Young people in the Highlands shouldn’t measure their worth by the number of friends they have on Facebook, according to a politician.
Local MSP Kate Forbes spoke out during a debate on internet child safety at the Scottish Parliament this week.
She said she was concerned that more and more youngsters were “cultivating personas and perfect lives” on social media which led to increased anxieties among teenagers around body image and self-esteem.
While acknowledging that digital connectivity brought huge opportunities to rural areas, especially for education, she remained concerned about unregulated use of the internet.
The Skye, Lochaber and Badenoch MSP said: “We need to be aware that it’s not just the obviously unacceptable and explicit content that is of concern, it’s also the way in which social media can distort normality – it allows us all to present the best of ourselves – the best filter for the best photograph, the best description of the best moments, the best new outfit for the best body image.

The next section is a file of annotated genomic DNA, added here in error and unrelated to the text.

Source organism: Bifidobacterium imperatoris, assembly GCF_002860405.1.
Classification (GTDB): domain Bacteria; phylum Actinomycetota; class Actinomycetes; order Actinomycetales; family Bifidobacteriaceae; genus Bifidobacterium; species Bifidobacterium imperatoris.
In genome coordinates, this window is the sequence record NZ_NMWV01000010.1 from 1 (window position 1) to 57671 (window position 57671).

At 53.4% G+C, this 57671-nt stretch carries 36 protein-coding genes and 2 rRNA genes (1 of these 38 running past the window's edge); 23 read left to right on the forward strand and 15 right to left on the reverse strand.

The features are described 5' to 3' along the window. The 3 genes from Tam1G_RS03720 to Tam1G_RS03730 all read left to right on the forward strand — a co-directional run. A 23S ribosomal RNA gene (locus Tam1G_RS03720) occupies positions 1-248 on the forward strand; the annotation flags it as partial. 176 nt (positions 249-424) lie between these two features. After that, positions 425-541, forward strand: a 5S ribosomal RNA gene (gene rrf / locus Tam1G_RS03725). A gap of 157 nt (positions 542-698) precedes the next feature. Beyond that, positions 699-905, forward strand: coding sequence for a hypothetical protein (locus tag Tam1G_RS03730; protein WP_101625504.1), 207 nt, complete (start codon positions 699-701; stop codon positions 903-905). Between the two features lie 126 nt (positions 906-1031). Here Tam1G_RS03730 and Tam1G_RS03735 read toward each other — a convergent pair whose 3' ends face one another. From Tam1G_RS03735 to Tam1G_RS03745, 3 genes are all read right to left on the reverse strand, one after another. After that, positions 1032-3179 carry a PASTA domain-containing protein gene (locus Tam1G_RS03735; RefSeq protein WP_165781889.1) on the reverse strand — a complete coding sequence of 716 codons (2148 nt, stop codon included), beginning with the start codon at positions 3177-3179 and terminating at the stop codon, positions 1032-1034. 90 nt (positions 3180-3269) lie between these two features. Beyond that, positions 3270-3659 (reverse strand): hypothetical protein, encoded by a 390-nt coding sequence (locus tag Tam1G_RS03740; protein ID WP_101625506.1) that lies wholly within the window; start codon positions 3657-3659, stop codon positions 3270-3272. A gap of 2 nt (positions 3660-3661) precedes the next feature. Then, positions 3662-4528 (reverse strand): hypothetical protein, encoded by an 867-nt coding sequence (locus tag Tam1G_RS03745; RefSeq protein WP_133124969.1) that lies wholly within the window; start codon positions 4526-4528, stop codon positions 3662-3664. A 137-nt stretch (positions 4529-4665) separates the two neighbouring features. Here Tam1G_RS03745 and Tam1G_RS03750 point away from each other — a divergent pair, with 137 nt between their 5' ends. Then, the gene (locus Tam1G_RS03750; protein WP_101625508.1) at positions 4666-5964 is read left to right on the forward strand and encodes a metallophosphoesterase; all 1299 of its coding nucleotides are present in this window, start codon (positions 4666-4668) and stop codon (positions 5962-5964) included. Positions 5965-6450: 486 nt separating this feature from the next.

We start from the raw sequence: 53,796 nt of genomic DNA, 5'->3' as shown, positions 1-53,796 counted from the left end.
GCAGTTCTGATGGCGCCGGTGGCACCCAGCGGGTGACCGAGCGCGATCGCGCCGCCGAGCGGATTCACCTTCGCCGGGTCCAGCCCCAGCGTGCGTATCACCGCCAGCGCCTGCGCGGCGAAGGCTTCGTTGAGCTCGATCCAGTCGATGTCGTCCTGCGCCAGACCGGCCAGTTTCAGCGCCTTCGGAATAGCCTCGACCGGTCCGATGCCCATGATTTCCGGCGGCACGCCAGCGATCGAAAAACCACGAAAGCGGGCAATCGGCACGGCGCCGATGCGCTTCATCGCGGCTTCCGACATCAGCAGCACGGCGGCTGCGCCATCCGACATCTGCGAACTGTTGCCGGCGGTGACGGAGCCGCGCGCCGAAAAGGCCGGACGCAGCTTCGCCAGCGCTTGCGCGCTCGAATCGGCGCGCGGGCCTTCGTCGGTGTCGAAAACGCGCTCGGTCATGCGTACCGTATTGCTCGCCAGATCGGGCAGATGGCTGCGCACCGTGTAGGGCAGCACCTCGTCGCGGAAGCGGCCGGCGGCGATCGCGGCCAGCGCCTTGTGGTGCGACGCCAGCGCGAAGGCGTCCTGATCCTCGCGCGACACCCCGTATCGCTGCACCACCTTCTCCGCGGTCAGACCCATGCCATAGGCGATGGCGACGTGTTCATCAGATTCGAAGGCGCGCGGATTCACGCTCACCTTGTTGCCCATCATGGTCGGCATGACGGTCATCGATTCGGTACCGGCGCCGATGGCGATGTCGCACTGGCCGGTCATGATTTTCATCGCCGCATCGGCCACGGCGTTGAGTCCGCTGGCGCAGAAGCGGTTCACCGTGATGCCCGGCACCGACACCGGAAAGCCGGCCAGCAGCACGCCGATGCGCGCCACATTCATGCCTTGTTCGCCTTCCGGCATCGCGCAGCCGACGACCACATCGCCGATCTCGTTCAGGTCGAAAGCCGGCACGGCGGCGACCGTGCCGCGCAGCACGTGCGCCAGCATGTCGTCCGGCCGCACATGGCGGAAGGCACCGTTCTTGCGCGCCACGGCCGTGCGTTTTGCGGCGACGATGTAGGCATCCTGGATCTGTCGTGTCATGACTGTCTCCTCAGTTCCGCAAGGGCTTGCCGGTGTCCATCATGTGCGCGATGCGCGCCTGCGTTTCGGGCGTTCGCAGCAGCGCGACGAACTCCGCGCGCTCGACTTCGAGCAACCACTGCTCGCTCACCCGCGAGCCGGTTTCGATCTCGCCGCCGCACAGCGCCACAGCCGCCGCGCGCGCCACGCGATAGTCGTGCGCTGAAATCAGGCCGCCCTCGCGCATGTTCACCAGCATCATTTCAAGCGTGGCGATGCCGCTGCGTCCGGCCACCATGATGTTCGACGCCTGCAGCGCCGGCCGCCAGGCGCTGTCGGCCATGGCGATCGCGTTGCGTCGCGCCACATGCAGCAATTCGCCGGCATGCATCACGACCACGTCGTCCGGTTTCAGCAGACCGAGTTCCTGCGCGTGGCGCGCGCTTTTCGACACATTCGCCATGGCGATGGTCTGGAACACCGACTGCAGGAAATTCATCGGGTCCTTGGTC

“There are great risks of cultivating personas and perfect lives on social media, which leads to anxieties around body image and self-esteem, for men and women, boys and girls. Then online bullying thrives.
“Parents and teachers have a challenging job to remind young people again and again that their value is not found in the number of likes for an Instagram picture or the number of friends they have on Facebook.
“Their value is found in their inherent dignity and worth, with their unique characteristics and talents. Only the collaboration – with parents at the heart – between schools, families and government policy will meet these challenges.
“Nobody can do it alone.”